Nusrat sang for the soul
Nusrat Fateh Ali Khan’s mesmerising voice brought mystical Sufi music to the international stage and captured the imagination of millions. He conquered manmade, international boundaries.
On October 13, 1948 Ustad Fateh Ali Khan was blessed with his fifth child, his first son, Pervez. The Khan family had moved to Faisalabad (Lyallpur) recently. They lived in Basti Sheikh, Jullundur before Partition. Quite big as a baby, plump Peji had cute little, chubby hands. He became the darling of the family. His four sisters, uncles, aunts almost never let him be in his cot.
His smiling face attracted even strangers. One day a Sufi saint saw him. “What is his name?” asked the faqir. “Pervez,” his father replied. “Don't you know who Pervez was? He was the king of Persia who tore up the letter sent to him by the Holy Prophet! This name doesn't augur well, change it immediately,” the saint asserted. “What shall we name him then?” After a thoughtful pause, the saint spoke, “You should call him Nusrat, Nusrat means victorious in Arabic.” Pervez became Nusrat and was destines to become Shehanshah-e-Qawwali Ustad Nusrat Fateh Ali Khan.
For more than 600 years, Nusrat's ancestors had been praising the beauty of the divine with a style of singing known as the qawwali. Nusrat's father was a well-respected qawwal, but he wanted Nusrat to train as a doctor. Despite the recognition that he had received for his talent, Nusrat's father was aware that professional musicians were often accorded a very low status in a traditional society. His father made sure that Nusrat was not the exposed to the musical milieu. Khan Sahib tried his best to keep him away from music but it was impossible to ignore the family legacy that ran in Nusrat's veins.
Little did Khan senior know that this little boy was destined to change the very way people looked at music. This boy was born to take music to a new level altogether. From an early age, Nusrat's love for music was evident. He would secretly follow the classes when his father was teaching some of his students. He tried to absorb all the knowledge he could. He would try and play the harmonium when his father was away. The first instrument he mastered was the tabla. The famous classical singer Munawar Ali Khan — the son of the famous vocalist Bade Ghulam Ali Khan and Chacha-jaan of Ustad Jawaad Ali Khan (who very kindly narrated the whole incident to me recently) was visiting Pakistan.
He was staying with the Khans in Faisalabad. Munawar Ali became sad one day and said to Khan senior that it was futile coming to Pakistan. He really wanted to sing and mesmerise the people of Pakistan but no tabla player could keep up with his singing. He concluded on a sad note that he would have to go back to India without performing even once. The sad remarks by Munawar left Khan Sahib thinking. It was a matter of his honour, a question of his hospitality.
Fateh Ali Khan was well aware that the young Nusrat practised on the harmonium as well as the tabla hours on end, everyday. Khan Sahib was confident that with a bit of training and preparation, the young Nusrat would be competent enough to handle Munawar Ali's fast repertoire. A musical evening was arranged at the Khan haveli. Ustad Munawar Ali made himself comfortable and asked who would play the tabla? Khan Sahib pointed towards the young man. “Chubby Nusrat?” Munawar Ali laughed. This was Nusrat's chance to convince his father that he was born to be a musician. Bowing his head in sajda, Nusrat started playing. It was a crucial test of his prowess in his chosen art. His fingers skilfully danced on the tabla with lightening speed. Munawar was dazzled. He got up and embraced Nusrat. He said, “He might be fat but his mind is razor-sharp. I am defeated Fateh, your son is a very talented young man.”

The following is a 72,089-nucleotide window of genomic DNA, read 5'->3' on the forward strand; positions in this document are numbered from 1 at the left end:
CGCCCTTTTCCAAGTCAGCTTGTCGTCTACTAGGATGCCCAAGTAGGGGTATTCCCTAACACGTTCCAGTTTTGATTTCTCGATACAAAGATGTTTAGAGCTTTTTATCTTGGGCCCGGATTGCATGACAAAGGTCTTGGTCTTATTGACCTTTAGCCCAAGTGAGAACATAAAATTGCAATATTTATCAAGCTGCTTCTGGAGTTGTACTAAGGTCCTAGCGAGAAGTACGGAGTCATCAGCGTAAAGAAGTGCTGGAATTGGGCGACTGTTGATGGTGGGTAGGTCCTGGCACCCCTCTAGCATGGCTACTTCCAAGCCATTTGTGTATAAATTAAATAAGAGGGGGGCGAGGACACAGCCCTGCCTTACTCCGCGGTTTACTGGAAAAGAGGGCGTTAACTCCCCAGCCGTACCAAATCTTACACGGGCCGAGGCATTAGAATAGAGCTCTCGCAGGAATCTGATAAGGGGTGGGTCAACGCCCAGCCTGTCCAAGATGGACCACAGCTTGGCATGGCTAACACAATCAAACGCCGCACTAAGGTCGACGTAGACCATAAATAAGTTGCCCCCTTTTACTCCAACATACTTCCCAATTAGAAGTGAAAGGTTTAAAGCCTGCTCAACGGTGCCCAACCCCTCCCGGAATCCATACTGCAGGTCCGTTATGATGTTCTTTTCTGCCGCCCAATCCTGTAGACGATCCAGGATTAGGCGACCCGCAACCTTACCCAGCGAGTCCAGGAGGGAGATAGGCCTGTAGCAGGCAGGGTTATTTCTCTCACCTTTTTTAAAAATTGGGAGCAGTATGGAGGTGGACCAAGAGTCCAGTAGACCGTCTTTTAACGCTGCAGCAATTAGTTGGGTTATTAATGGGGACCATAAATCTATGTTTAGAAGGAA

Khan senior took Nusrat under his wings and transferred all his knowledge to him. Finally, he abandoned his plans to make him a healer of bodies and decided that he would rather apply “the balm of music to the wounded hearts of those who had suffered the pangs of separation from their loved ones.” Nusrat had a mesmerising voice, as if it was a divine inspiration. He brought the mystical music of the Sufis to the international stage, becoming one of the most celebrated stars of the music world. His spellbinding voice captured the imagination of millions and conquered manmade, international boundaries.
In the West, they called him: “the Voice from Heaven.” He performed at Albert Hall, the Mecca of musicians, in 1987. The most fitting tribute came six years later when he performed at the Symphony Hall to welcome Nelson Mandela.
A member of his troupe once narrated how in Japan, Nusrat Sahib tuned into the local radio obviously not understanding a word. Upon being asked, he revealed, “I am trying to understand the instinctive music of the people.” Such was his indulgence of music. After a performance in New York, the New York Times reported, “Ecstasy dealers from Pakistan arrive in New York!” Rumi once said, “I am not a voice, I am the fire singing.” It is most certainly true of Nusrat. Happy birthday Khan Sahib, you shall forever live in our hearts.
-- Sartaj Chaudhary